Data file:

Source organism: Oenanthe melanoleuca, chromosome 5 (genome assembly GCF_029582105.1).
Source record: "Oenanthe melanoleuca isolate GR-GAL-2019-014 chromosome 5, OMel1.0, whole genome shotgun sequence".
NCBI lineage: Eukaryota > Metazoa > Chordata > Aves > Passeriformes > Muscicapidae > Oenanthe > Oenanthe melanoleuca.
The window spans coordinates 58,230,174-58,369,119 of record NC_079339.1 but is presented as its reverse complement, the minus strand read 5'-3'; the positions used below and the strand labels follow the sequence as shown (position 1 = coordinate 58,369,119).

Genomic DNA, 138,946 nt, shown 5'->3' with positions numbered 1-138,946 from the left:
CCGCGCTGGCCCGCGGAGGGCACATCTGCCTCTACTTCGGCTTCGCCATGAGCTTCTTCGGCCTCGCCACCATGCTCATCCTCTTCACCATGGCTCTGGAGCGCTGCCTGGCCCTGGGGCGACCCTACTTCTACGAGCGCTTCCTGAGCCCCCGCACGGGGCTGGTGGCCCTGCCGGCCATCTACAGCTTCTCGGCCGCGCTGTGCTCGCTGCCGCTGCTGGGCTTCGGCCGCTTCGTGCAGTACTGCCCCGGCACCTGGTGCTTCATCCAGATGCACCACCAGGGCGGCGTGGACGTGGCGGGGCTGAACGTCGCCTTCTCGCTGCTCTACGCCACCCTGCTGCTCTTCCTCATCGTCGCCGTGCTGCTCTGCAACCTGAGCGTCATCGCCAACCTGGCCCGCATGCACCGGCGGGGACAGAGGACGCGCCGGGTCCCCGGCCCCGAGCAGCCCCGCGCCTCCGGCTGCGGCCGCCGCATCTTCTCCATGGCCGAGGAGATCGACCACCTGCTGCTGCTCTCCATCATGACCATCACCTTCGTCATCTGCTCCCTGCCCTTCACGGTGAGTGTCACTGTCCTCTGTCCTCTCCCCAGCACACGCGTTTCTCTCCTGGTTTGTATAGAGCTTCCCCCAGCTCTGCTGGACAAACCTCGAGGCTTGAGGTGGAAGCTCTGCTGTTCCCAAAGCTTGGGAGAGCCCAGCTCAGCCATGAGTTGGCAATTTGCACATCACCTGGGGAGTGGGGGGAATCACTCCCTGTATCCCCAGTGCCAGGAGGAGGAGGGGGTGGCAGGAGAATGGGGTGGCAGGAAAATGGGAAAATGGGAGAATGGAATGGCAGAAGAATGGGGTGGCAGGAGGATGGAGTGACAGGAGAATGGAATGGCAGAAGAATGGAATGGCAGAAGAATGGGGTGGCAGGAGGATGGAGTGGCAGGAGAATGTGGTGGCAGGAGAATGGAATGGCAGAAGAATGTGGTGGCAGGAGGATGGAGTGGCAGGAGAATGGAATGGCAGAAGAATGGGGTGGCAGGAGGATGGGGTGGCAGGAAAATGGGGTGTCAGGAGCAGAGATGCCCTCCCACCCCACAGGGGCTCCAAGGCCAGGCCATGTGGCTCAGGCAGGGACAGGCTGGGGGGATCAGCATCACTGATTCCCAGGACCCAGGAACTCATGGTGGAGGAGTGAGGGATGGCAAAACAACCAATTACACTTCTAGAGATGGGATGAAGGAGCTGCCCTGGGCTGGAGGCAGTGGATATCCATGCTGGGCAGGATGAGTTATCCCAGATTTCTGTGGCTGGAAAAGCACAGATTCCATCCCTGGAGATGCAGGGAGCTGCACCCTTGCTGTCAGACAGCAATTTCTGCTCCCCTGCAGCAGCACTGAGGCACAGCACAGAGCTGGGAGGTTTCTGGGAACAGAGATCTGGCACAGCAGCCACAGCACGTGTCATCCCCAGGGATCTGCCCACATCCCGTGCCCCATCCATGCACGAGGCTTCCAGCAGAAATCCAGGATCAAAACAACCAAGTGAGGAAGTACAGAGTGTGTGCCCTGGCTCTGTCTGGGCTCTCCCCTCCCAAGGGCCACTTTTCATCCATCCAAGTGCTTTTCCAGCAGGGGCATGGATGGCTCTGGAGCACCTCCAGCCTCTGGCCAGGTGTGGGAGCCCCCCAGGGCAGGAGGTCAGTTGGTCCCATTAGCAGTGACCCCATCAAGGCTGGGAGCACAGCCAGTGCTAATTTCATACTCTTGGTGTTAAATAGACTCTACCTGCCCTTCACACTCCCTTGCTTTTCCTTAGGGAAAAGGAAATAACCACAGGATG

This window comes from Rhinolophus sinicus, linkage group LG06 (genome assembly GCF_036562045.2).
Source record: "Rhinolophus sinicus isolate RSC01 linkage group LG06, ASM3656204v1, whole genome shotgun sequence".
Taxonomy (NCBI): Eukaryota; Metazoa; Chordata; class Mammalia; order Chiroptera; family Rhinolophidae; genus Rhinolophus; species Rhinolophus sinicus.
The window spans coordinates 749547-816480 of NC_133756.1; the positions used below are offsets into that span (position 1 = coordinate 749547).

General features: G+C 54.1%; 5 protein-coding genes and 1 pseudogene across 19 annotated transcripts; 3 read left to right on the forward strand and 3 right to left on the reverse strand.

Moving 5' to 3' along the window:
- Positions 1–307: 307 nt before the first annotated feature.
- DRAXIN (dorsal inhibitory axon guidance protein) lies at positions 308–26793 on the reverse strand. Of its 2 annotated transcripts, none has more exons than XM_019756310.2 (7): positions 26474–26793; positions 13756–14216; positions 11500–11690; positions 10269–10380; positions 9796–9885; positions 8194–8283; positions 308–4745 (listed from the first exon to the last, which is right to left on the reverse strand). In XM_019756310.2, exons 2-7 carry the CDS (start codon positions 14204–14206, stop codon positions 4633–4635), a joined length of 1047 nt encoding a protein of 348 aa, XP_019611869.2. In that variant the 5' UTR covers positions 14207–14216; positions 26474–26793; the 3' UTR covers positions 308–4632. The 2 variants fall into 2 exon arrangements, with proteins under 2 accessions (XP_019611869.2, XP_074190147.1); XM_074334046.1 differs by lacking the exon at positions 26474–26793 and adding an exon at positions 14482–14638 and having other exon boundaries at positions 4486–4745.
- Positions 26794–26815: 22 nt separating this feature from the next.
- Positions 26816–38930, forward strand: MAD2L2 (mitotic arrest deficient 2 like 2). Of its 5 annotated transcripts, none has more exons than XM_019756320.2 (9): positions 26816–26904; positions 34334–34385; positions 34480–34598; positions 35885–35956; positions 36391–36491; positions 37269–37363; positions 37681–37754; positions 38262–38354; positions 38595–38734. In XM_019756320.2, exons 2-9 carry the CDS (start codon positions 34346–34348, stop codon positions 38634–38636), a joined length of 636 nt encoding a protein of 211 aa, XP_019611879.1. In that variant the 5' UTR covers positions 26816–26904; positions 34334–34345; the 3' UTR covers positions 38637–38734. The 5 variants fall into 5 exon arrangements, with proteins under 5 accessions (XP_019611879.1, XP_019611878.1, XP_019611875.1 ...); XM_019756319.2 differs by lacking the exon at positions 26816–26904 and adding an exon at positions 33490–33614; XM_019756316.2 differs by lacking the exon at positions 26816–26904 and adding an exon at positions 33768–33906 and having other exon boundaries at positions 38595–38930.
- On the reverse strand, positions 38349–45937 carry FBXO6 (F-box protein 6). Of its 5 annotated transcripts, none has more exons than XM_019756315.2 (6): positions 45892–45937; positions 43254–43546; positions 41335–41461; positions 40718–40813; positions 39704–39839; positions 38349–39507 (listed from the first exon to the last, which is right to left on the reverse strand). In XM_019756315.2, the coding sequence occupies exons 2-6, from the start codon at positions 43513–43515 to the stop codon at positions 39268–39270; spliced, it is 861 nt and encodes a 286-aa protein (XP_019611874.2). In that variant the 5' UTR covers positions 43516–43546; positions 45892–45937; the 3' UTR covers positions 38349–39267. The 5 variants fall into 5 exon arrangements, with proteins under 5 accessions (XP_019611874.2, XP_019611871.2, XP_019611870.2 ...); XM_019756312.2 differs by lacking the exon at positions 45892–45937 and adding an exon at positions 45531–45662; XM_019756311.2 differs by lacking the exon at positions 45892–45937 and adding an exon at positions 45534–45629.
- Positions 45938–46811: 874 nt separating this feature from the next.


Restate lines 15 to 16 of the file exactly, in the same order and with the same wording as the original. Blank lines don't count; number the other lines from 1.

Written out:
- Positions 26794–26815: 22 nt separating this feature from the next.
- Positions 26816–38930, forward strand: MAD2L2 (mitotic arrest deficient 2 like 2). Of its 5 annotated transcripts, none has more exons than XM_019756320.2 (9): positions 26816–26904; positions 34334–34385; positions 34480–34598; positions 35885–35956; positions 36391–36491; positions 37269–37363; positions 37681–37754; positions 38262–38354; positions 38595–38734. In XM_019756320.2, exons 2-9 carry the CDS (start codon positions 34346–34348, stop codon positions 38634–38636), a joined length of 636 nt encoding a protein of 211 aa, XP_019611879.1. In that variant the 5' UTR covers positions 26816–26904; positions 34334–34345; the 3' UTR covers positions 38637–38734. The 5 variants fall into 5 exon arrangements, with proteins under 5 accessions (XP_019611879.1, XP_019611878.1, XP_019611875.1 ...); XM_019756319.2 differs by lacking the exon at positions 26816–26904 and adding an exon at positions 33490–33614; XM_019756316.2 differs by lacking the exon at positions 26816–26904 and adding an exon at positions 33768–33906 and having other exon boundaries at positions 38595–38930.